Election Coming; What’s Next?
Stocks continue on track for their best August in 20 years. No major developments have taken place recently in the problems of the Euro Zone or of the “fiscal cliff” here, so the market’s strength may be a reaction to an unaccustomed absence of bad news. Whatever the reason, an improved tone is apparent in the attitude of investors, who are receiving company reports with more optimism.
The market (S&P 500) is up 11% this year and is approaching its high of the spring. Momentum will probably take it through that mark but the often-difficult months of September and October lie ahead. That takes us to November and readers have asked me what impact the election will have on stocks.
Market history indicates that the election is almost irrelevant to stock prices with more complex factors such as company earnings, geopolitical turmoil, Fed policy and other complications dominating stock returns, as they invariably do. Barring a totally unexpected outcome, such as the hanging chad delayed decision in 2004, the election will have far less impact than the forthcoming competing cries for our attention of political soothsayers would have us believe.
Many investors perpetually search for some sort of magic indicator to predict stock market behavior. None has survived objective scrutiny. If correlation equated with causation, we could rely on the Super Bowl indictor, which predicts an up market if the team that wins the Super Bowl has its roots in the original NFL, the market will have an up year. This has over an 80% record of success and the victory by the Giants last January forecasts an up year.
An investor obsessed with political spin who foresees a Democratic victory might emphasize health care, including generic drugs, as well as alternative energy stocks. A Republican victory could be viewed as benefitting traditional energy companies and defense contractors. These are hardly clear-cut distinctions, will be further blurred by Congressional races and are probably already anticipated by institutions and other professional investors.
The real question for investors is what stocks to hold, regardless of the election outcome. This is where individual investors have an advantage over the frenzied short-term trading of the pros, provided they take advantage of longer perspective without reacting to the sirens of short-term news events.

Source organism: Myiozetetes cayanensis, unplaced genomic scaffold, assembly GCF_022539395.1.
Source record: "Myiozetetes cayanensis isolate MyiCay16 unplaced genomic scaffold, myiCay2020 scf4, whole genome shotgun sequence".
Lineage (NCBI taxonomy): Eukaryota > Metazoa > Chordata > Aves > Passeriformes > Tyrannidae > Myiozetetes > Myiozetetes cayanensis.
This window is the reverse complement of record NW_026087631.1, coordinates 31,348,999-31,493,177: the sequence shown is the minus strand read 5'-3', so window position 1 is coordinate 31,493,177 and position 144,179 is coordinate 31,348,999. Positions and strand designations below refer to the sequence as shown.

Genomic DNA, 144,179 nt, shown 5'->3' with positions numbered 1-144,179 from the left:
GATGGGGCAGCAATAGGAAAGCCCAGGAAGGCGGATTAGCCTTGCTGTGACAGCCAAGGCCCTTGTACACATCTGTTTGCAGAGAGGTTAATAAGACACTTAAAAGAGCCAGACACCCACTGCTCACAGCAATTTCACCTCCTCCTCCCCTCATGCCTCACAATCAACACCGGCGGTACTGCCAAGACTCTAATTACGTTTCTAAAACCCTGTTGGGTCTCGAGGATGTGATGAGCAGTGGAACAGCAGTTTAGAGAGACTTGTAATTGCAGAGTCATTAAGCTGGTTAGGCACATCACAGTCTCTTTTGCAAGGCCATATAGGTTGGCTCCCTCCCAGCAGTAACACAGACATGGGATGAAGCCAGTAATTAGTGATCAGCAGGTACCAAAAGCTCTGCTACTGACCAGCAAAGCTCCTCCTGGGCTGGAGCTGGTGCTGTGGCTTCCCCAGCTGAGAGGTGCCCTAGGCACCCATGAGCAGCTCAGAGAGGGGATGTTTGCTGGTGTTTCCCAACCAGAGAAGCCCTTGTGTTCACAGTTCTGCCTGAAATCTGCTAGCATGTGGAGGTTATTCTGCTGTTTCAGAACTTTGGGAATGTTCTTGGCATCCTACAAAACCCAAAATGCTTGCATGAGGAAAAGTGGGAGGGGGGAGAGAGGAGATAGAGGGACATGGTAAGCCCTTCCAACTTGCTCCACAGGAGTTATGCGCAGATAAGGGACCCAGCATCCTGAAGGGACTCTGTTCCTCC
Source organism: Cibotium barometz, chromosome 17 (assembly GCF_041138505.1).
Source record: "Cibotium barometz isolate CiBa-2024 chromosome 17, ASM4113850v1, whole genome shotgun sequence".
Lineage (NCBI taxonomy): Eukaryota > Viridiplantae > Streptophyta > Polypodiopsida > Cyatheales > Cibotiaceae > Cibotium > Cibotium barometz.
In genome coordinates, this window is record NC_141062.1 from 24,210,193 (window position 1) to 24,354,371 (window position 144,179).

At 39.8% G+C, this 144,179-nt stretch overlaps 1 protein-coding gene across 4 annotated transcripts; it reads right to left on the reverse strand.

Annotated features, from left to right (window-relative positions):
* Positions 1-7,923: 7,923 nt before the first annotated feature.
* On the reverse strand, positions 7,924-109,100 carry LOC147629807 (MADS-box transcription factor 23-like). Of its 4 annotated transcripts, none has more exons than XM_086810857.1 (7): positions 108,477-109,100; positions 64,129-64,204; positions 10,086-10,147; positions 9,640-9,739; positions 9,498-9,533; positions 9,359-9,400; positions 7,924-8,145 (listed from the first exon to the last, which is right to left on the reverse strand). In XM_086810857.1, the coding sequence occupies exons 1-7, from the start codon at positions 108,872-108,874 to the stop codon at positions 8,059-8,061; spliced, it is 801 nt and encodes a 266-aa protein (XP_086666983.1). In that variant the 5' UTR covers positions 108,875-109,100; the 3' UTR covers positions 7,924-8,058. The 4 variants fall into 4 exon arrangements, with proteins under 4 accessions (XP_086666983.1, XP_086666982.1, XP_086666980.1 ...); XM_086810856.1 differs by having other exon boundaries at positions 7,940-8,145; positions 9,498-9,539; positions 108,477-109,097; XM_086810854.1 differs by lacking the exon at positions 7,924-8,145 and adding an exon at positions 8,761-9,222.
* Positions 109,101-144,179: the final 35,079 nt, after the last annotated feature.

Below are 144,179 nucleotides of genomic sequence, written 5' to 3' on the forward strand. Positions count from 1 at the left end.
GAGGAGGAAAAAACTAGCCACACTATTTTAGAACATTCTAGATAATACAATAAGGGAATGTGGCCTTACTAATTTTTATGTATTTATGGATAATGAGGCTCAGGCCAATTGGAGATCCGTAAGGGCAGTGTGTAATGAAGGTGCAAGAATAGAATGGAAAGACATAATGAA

The stresses of major global economic changes continue to give an advantage to larger companies. Traditional stock market research showed better returns for smaller company stocks but big cap stocks lead in recent years. Superior earnings performance is essential. In selecting stocks, I cheerfully admit stock selection snobbery and greatly prefer companies like Apple and IBM to habitual underachievers like Hewlett-Packard, Microsoft or Dell.
Simon Property Group (SPG-$157) is the largest real estate company in the world. It owns 336 substantial retail properties in North American and Asia comprising 244 million square feet. Like the entire retail industry, it was battered by the financial crisis but its financial and management strengths have propelled it to new highs in sales and earnings.
The company recently raised its dividend for the fourth consecutive quarter and also raised its guidance for 2012. It now yields 2.6% with further dividend increases lying ahead. Simon’s stock holds a higher ratio to book value than competitors like General Growth or Vornado as a result of its staying power and steadier sales.
I sold our positions in American Vanguard, a Newport Beach-based manufacturer of specialty agriculture chemicals. Its stock did well for us and I hope to revisit it but the current record drought in this country may impact its sales.
Several months ago, many stock market commentators looked for a repeat market this year of 2011, which did well for the first six months and then faded. The absurd political maneuvering over the “debt crisis” fueled a loss last year in investor confidence, which was a severe blow to everyone’s confidence and killed the returns for the full year. This year’s market got off to a similar good start, backed off in the spring, and is now showing running ahead of last year as the economy continues its sluggish but uninterrupted recovery. The Presidential election will be hyped as an impeding financial crisis. It isn’t. The U.S. economy has absorbed worse shocks than this election and so will its stock market.
Tony Crowell manages stock portfolios for individuals and their trust and retirement accounts with CROWELL•ROBERTS Investment Counsel, a registered investment advisor in Laguna Beach since 1993. firstname.lastname@example.org 949.494.1376/